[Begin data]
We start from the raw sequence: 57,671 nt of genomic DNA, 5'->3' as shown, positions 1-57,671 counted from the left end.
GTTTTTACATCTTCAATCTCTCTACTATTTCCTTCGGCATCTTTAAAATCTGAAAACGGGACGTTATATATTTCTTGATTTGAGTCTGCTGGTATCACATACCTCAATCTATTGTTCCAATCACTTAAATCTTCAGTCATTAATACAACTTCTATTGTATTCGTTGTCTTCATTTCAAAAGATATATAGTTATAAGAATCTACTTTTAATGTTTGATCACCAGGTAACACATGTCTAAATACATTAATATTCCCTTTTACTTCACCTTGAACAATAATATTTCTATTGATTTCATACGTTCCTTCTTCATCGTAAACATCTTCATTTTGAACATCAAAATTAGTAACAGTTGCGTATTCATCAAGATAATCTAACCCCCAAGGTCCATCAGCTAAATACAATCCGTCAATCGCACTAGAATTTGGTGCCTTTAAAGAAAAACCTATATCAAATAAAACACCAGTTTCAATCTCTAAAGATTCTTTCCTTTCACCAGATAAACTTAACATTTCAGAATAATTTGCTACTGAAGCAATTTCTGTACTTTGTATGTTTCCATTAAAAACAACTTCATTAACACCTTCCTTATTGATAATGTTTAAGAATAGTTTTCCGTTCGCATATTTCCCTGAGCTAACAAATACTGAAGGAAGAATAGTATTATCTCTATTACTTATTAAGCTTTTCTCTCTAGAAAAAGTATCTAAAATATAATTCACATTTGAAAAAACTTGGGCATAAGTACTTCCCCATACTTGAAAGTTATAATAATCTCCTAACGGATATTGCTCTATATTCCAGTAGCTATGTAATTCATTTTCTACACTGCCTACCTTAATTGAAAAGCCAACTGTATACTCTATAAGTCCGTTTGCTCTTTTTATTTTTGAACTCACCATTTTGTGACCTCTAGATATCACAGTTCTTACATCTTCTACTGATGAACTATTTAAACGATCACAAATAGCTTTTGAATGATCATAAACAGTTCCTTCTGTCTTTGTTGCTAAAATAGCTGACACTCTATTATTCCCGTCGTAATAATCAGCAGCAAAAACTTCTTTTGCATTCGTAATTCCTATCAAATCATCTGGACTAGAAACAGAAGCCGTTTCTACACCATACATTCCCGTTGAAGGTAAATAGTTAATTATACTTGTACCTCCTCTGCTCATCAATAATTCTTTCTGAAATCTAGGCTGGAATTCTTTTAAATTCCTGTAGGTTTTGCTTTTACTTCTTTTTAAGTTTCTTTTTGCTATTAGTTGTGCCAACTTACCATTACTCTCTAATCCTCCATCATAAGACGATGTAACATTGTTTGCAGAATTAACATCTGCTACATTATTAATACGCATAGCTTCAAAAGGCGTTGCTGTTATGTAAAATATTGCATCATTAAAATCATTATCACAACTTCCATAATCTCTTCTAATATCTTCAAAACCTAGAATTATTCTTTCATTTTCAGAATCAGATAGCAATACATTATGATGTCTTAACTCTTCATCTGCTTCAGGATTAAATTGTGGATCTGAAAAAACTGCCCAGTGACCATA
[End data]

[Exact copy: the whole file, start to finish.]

We start from the raw sequence: 57,671 nt of genomic DNA, 5'->3' as shown, positions 1-57,671 counted from the left end.
GTTTTTACATCTTCAATCTCTCTACTATTTCCTTCGGCATCTTTAAAATCTGAAAACGGGACGTTATATATTTCTTGATTTGAGTCTGCTGGTATCACATACCTCAATCTATTGTTCCAATCACTTAAATCTTCAGTCATTAATACAACTTCTATTGTATTCGTTGTCTTCATTTCAAAAGATATATAGTTATAAGAATCTACTTTTAATGTTTGATCACCAGGTAACACATGTCTAAATACATTAATATTCCCTTTTACTTCACCTTGAACAATAATATTTCTATTGATTTCATACGTTCCTTCTTCATCGTAAACATCTTCATTTTGAACATCAAAATTAGTAACAGTTGCGTATTCATCAAGATAATCTAACCCCCAAGGTCCATCAGCTAAATACAATCCGTCAATCGCACTAGAATTTGGTGCCTTTAAAGAAAAACCTATATCAAATAAAACACCAGTTTCAATCTCTAAAGATTCTTTCCTTTCACCAGATAAACTTAACATTTCAGAATAATTTGCTACTGAAGCAATTTCTGTACTTTGTATGTTTCCATTAAAAACAACTTCATTAACACCTTCCTTATTGATAATGTTTAAGAATAGTTTTCCGTTCGCATATTTCCCTGAGCTAACAAATACTGAAGGAAGAATAGTATTATCTCTATTACTTATTAAGCTTTTCTCTCTAGAAAAAGTATCTAAAATATAATTCACATTTGAAAAAACTTGGGCATAAGTACTTCCCCATACTTGAAAGTTATAATAATCTCCTAACGGATATTGCTCTATATTCCAGTAGCTATGTAATTCATTTTCTACACTGCCTACCTTAATTGAAAAGCCAACTGTATACTCTATAAGTCCGTTTGCTCTTTTTATTTTTGAACTCACCATTTTGTGACCTCTAGATATCACAGTTCTTACATCTTCTACTGATGAACTATTTAAACGATCACAAATAGCTTTTGAATGATCATAAACAGTTCCTTCTGTCTTTGTTGCTAAAATAGCTGACACTCTATTATTCCCGTCGTAATAATCAGCAGCAAAAACTTCTTTTGCATTCGTAATTCCTATCAAATCATCTGGACTAGAAACAGAAGCCGTTTCTACACCATACATTCCCGTTGAAGGTAAATAGTTAATTATACTTGTACCTCCTCTGCTCATCAATAATTCTTTCTGAAATCTAGGCTGGAATTCTTTTAAATTCCTGTAGGTTTTGCTTTTACTTCTTTTTAAGTTTCTTTTTGCTATTAGTTGTGCCAACTTACCATTACTCTCTAATCCTCCATCATAAGACGATGTAACATTGTTTGCAGAATTAACATCTGCTACATTATTAATACGCATAGCTTCAAAAGGCGTTGCTGTTATGTAAAATATTGCATCATTAAAATCATTATCACAACTTCCATAATCTCTTCTAATATCTTCAAAACCTAGAATTATTCTTTCATTTTCAGAATCAGATAGCAATACATTATGATGTCTTAACTCTTCATCTGCTTCAGGATTAAATTGTGGATCTGAAAAAACTGCCCAGTGACCATA